Some strains of Staphylococcus aureus bind collagen with a high degree of specificity and affinity. This interaction can represent a mechanism of substrate adhesion and may be an important step in the pathogenesis of osteomyelitis and infectious arthritis. We now report on the cloning, sequencing, and expression of a gene named cna, encoding a S. aureus collagen adhesin. The cna gene was isolated from a λGT11 S. aureus genomic library and encodes an 1185 amino acid polypeptide. The deduced amino acid sequence reveals several structural characteristics similar to previously described Gram-positive bacterial cell surface proteins. Antibodies raised against the native collagen adhesin from S. aureus recognize the recombinant collagen adhesin. Collagen binding activity can be detected in a lysate obtained from Escherichia coli cells, which harbor the cloned cna gene on an expression plasmid. Collagen-binding proteins can be detected in the lysate when analyzed by a Western blot type assay in which the membrane-transferred proteins are probed with radioactively labeled collagen. Finally, the bacterial lysate containing the recombinant adhesin can effectively inhibit the binding of soluble collagen to cells of S. aureus.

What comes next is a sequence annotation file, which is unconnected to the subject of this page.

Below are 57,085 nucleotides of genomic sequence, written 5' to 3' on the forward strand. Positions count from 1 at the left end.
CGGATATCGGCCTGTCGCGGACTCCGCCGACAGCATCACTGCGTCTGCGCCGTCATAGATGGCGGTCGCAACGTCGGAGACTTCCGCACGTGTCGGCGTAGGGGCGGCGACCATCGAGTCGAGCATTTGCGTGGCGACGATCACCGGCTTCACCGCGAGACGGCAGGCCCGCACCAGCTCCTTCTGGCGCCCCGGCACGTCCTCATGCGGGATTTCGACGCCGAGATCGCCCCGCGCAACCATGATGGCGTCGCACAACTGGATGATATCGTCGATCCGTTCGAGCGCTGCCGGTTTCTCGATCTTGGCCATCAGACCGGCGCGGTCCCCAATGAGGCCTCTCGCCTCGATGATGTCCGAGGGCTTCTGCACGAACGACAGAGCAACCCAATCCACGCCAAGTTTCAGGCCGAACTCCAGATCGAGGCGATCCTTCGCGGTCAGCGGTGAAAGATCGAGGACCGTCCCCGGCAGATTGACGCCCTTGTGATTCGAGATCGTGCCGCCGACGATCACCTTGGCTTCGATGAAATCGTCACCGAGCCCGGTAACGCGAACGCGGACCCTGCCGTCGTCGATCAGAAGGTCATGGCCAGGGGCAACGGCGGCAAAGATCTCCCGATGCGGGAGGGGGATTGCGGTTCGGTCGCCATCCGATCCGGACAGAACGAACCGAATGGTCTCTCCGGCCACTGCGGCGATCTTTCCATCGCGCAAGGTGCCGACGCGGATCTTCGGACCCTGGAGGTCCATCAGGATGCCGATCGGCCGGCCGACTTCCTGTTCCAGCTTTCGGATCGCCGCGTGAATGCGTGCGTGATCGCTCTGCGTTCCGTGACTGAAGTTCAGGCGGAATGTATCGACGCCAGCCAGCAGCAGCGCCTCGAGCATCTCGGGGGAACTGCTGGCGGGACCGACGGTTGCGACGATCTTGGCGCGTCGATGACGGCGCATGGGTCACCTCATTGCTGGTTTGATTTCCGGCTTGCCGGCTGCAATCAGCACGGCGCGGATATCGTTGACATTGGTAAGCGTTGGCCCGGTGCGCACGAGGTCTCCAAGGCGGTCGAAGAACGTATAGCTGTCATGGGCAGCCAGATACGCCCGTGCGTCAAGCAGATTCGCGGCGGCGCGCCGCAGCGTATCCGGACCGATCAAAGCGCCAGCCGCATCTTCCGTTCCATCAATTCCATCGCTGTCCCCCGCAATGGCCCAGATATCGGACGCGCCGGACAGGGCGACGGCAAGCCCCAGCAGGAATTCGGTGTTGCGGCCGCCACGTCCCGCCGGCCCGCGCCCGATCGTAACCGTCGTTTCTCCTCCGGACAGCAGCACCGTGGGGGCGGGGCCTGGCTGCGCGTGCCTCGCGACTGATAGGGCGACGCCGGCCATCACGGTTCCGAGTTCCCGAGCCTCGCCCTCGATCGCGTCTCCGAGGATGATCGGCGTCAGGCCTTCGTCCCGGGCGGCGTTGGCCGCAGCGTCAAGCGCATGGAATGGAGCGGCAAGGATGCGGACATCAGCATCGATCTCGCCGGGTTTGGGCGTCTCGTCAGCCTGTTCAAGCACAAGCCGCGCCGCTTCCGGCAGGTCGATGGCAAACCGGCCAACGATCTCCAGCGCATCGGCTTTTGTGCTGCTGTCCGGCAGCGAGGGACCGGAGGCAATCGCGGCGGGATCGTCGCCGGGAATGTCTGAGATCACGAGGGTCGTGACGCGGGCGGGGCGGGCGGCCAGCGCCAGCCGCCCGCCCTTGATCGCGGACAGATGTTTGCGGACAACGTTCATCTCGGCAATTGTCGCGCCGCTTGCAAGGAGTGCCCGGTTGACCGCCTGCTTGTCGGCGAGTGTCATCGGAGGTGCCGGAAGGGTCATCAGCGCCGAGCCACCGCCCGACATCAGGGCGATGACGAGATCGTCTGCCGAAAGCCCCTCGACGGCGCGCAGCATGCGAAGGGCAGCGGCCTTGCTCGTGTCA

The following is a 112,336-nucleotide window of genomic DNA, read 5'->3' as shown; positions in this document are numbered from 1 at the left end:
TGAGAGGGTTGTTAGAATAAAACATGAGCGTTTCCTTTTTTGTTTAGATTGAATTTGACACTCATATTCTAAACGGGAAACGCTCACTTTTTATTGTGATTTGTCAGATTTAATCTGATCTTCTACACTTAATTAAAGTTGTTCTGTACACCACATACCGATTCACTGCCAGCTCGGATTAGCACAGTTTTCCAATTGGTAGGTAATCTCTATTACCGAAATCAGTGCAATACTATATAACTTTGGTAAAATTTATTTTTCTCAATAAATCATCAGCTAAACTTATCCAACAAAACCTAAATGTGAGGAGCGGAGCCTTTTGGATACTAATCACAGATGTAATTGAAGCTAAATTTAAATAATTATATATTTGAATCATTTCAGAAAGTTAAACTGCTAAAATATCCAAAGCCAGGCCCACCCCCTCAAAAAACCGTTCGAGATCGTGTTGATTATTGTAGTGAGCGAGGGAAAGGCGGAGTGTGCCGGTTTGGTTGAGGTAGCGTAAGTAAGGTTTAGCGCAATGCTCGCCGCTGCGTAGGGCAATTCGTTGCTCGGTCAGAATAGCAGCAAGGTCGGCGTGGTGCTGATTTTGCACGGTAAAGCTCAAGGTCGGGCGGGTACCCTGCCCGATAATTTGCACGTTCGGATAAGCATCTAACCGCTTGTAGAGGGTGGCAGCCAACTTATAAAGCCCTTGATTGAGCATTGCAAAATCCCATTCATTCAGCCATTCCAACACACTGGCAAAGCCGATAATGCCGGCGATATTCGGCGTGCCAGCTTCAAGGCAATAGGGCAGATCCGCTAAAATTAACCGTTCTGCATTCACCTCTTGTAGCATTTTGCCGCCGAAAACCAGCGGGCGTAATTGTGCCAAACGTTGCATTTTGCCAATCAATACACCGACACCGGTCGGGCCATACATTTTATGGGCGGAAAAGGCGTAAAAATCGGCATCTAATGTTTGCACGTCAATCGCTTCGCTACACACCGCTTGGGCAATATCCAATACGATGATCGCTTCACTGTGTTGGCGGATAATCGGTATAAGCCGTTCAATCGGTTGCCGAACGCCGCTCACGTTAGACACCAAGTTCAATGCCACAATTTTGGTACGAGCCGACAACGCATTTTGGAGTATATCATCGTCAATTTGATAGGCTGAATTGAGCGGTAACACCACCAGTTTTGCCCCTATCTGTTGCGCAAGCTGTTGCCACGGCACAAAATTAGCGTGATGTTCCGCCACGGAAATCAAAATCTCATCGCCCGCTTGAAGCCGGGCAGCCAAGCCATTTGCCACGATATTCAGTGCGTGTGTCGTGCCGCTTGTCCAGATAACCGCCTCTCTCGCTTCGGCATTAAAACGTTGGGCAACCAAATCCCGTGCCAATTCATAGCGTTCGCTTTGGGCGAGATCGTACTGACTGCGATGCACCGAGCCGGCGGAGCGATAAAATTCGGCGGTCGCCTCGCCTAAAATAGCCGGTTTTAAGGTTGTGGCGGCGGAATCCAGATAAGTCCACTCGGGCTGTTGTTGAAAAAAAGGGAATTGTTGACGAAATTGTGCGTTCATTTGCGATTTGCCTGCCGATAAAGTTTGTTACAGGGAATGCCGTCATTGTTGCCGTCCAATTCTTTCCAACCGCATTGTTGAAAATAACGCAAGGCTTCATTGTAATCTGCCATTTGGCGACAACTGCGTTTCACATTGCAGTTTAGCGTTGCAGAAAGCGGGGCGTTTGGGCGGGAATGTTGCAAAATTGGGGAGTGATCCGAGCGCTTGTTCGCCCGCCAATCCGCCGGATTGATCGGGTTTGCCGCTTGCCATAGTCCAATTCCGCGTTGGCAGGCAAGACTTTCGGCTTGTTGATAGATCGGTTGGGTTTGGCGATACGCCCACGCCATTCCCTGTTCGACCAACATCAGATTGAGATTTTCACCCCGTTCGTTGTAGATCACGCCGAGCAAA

|Original language||English (US)|
|Number of pages||7|
|Journal||Journal of Biological Chemistry|
|State||Published - 1992|
ASJC Scopus subject areas
- Molecular Biology
- Cell Biology